My property still has plenty of merchantable timber.  The harvest crew left many trees that did not quite meet the initial prescription; and after 13 years have grown even bigger.  Consequently I can justify another harvest of Popple, Spruce, Fir and White Pine in the immediate future.  In addition, at the current rate that I am cutting firewood (6 cords annually), there is more hardwood growing on the property than I can use in my lifetime.

Most of the residual, merchantable timber is on the east rectangle.  The west rectangle is well stocked with mostly softwood regeneration and would probably be ready for a pulpwood thinning in the next 20 years, maybe sooner.

Other than an outright sale of the property, timber harvesting is probably the single most valuable income producer of a woodlot.  As you can see by my experience, income can be generated by successive, selective harvests.  My timberland investment has yielded me income over time; AND there is still plenty of remaining wood that can be harvested now AND there are trees growing for future harvests.  Need I say more.

You can be a timberland owner as well.  Just check out our listings at

If you like one of our properties, give us a call and make an appointment for a showing.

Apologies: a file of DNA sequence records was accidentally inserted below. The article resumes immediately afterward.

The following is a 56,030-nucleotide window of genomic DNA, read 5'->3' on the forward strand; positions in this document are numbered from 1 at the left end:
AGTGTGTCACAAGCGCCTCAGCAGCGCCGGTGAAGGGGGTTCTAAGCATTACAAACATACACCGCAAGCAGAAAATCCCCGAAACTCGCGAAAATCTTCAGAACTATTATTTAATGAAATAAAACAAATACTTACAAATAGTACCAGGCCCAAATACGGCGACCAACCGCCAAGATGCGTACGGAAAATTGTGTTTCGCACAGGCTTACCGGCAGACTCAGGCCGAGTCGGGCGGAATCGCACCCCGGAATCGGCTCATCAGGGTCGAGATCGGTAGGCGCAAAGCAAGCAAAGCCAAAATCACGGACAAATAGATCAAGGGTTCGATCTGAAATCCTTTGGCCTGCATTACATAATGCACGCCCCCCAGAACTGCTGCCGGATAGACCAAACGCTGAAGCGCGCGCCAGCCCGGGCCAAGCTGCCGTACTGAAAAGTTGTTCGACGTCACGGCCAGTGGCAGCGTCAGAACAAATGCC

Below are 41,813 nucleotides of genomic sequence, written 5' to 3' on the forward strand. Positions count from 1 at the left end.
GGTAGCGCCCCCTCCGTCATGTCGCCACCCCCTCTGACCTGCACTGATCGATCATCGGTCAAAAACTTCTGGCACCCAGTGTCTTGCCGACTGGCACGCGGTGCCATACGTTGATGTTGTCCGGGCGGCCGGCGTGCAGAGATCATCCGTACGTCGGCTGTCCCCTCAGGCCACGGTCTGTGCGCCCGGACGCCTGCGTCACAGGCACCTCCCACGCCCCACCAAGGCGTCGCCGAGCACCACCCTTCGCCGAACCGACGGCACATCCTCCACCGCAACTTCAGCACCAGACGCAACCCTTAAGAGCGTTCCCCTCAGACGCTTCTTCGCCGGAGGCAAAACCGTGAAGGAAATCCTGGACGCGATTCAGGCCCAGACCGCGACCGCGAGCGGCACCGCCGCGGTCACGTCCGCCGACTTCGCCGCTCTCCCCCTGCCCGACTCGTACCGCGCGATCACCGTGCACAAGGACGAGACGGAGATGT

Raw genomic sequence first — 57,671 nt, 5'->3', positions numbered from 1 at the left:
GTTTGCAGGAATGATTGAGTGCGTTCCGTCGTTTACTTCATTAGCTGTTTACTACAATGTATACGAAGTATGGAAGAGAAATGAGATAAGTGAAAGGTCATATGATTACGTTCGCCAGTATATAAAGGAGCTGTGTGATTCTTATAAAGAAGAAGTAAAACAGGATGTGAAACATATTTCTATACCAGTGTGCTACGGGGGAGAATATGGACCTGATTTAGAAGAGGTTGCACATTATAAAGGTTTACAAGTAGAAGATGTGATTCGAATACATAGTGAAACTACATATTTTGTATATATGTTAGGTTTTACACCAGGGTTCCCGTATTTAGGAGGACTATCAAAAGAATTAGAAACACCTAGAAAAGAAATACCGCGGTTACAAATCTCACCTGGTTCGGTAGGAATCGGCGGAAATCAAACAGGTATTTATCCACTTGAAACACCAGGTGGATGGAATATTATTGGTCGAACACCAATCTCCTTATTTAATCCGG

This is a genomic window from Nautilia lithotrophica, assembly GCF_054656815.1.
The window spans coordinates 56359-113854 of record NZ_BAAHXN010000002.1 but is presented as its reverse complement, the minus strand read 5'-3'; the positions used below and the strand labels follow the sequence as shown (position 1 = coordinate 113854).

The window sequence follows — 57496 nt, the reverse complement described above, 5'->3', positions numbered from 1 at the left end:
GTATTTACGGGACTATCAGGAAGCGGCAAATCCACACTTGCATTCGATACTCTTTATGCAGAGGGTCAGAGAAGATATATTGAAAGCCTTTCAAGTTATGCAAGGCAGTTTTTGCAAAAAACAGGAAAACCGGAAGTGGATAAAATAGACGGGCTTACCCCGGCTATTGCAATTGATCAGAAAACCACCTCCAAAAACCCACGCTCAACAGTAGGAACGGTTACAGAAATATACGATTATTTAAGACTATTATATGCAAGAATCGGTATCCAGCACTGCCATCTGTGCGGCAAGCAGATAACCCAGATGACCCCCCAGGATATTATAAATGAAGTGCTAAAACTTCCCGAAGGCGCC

Not a reference to the traditional act of compensating restaurant servers, but a source of income for timberland owners.  In Maine, tipping is the harvesting of balsam fir brush or “tips” to make Christmas wreaths and other holiday decorations.

Many landowners in Maine have an over-abundance of young fir growing on their property.  There is a cottage industry of folks buying and selling fir tips.  This can be income for the landowner.

The season lasts a month or so and Thanksgiving Week is the peak of tipping season.  Tippers go out on woodlots and pick the first 16-18 inches of fir branch tips as high as they can reach.  The tips are threaded on a stick which can be easily hauled about the fir stand.  When the stick gets too heavy, it is time to start a new stick.  Fir tips are sold by weight.

There are large, commercial wreath makers in Downeast Maine as well as smaller operations scattered around the State.  There are hundreds of one person basement operations as well.  Landowners get paid a fee by tippers or actually go out and tip themselves and sell the brush.

Tipping is such a big business that there are State laws in place protecting the resource and those landowners who do not wish to have their fir tips harvested.  Tippers must have written landowner permission on their possession while plying their trade.  Fines are steep.

A few passing notes.  Tipping does not harm the fir trees as long as the trees are tipped in moderation.  Most fir stands can withstand annual tippings.  The most profound response of the fir tree to tipping is to produce more tips the next year.  Eventually the trees grow too tall and the lower branches die back making bigger fir trees un-tippable.

 Fir tipping is but another example of income potential for Maine timberland owners.  The list keeps on a growing.